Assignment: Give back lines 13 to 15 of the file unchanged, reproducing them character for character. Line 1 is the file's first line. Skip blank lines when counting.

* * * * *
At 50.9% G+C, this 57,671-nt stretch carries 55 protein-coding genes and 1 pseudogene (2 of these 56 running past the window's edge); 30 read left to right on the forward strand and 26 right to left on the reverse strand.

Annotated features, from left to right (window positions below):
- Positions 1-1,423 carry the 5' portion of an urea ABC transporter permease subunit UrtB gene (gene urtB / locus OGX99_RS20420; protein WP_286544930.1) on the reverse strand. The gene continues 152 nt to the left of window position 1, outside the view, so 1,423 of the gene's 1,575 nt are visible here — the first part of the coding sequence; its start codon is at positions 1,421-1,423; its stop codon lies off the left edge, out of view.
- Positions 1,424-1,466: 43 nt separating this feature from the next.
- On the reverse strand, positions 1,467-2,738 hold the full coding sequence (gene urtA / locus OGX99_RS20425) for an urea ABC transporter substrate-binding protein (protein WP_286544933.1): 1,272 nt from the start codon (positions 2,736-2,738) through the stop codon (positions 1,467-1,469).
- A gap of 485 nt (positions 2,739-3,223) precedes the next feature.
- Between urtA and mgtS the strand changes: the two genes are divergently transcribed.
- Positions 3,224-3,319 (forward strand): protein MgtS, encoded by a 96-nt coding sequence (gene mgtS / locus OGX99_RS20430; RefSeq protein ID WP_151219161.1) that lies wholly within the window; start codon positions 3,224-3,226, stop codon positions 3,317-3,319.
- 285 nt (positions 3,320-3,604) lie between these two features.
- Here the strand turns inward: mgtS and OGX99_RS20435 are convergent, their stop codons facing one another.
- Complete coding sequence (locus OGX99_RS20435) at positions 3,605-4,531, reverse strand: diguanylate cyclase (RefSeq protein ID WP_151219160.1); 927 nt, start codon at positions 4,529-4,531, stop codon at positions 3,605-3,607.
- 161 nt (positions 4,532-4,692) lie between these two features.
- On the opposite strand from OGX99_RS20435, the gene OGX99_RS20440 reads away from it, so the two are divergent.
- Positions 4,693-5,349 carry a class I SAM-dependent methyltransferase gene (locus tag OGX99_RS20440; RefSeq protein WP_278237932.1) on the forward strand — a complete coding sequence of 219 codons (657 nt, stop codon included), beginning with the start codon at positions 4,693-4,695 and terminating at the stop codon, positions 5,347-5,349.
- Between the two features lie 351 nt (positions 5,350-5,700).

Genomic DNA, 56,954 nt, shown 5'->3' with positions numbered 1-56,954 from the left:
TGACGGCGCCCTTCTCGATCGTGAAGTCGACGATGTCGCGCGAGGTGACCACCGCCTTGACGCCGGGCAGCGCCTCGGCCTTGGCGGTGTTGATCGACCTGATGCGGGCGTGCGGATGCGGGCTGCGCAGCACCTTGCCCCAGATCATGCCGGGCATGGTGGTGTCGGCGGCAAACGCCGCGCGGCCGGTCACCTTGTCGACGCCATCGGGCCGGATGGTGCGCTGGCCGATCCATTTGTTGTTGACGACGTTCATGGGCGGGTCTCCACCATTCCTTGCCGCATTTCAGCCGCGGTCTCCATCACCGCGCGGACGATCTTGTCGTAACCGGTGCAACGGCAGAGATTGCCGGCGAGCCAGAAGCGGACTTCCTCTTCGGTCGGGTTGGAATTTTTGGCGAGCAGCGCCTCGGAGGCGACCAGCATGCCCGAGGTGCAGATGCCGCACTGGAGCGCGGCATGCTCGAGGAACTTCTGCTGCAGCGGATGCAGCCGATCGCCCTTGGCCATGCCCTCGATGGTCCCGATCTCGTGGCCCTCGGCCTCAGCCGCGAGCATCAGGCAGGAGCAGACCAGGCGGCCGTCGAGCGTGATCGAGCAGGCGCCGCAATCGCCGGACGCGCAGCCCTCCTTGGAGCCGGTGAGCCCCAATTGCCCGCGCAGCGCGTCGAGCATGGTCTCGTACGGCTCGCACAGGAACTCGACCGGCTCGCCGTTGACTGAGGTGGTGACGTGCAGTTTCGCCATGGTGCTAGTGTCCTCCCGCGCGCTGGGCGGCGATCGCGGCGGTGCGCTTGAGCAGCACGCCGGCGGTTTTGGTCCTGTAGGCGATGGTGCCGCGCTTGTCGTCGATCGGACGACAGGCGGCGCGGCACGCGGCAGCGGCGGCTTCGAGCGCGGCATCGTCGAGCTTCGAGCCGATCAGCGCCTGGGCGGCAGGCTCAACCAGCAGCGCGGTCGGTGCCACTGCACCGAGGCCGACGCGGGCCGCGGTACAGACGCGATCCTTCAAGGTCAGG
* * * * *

- On the opposite strand from OGX99_RS20435, the gene OGX99_RS20440 reads away from it, so the two are divergent.
- Positions 4,693-5,349 carry a class I SAM-dependent methyltransferase gene (locus tag OGX99_RS20440; RefSeq protein WP_278237932.1) on the forward strand — a complete coding sequence of 219 codons (657 nt, stop codon included), beginning with the start codon at positions 4,693-4,695 and terminating at the stop codon, positions 5,347-5,349.
- Between the two features lie 351 nt (positions 5,350-5,700).